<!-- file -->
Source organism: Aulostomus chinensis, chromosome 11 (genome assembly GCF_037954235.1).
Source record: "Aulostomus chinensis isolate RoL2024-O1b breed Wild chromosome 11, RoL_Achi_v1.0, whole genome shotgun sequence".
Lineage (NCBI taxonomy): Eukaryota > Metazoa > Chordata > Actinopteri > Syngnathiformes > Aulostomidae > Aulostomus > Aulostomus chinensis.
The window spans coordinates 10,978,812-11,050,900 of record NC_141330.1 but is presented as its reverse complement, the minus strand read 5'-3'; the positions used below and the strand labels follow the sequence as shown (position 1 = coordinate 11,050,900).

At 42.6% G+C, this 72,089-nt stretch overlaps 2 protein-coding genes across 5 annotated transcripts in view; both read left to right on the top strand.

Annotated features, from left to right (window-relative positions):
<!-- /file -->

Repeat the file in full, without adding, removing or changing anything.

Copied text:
Source organism: Aulostomus chinensis, chromosome 11 (genome assembly GCF_037954235.1).
Source record: "Aulostomus chinensis isolate RoL2024-O1b breed Wild chromosome 11, RoL_Achi_v1.0, whole genome shotgun sequence".
Lineage (NCBI taxonomy): Eukaryota > Metazoa > Chordata > Actinopteri > Syngnathiformes > Aulostomidae > Aulostomus > Aulostomus chinensis.
The window spans coordinates 10,978,812-11,050,900 of record NC_141330.1 but is presented as its reverse complement, the minus strand read 5'-3'; the positions used below and the strand labels follow the sequence as shown (position 1 = coordinate 11,050,900).

At 42.6% G+C, this 72,089-nt stretch overlaps 2 protein-coding genes across 5 annotated transcripts in view; both read left to right on the top strand.

Annotated features, from left to right (window-relative positions):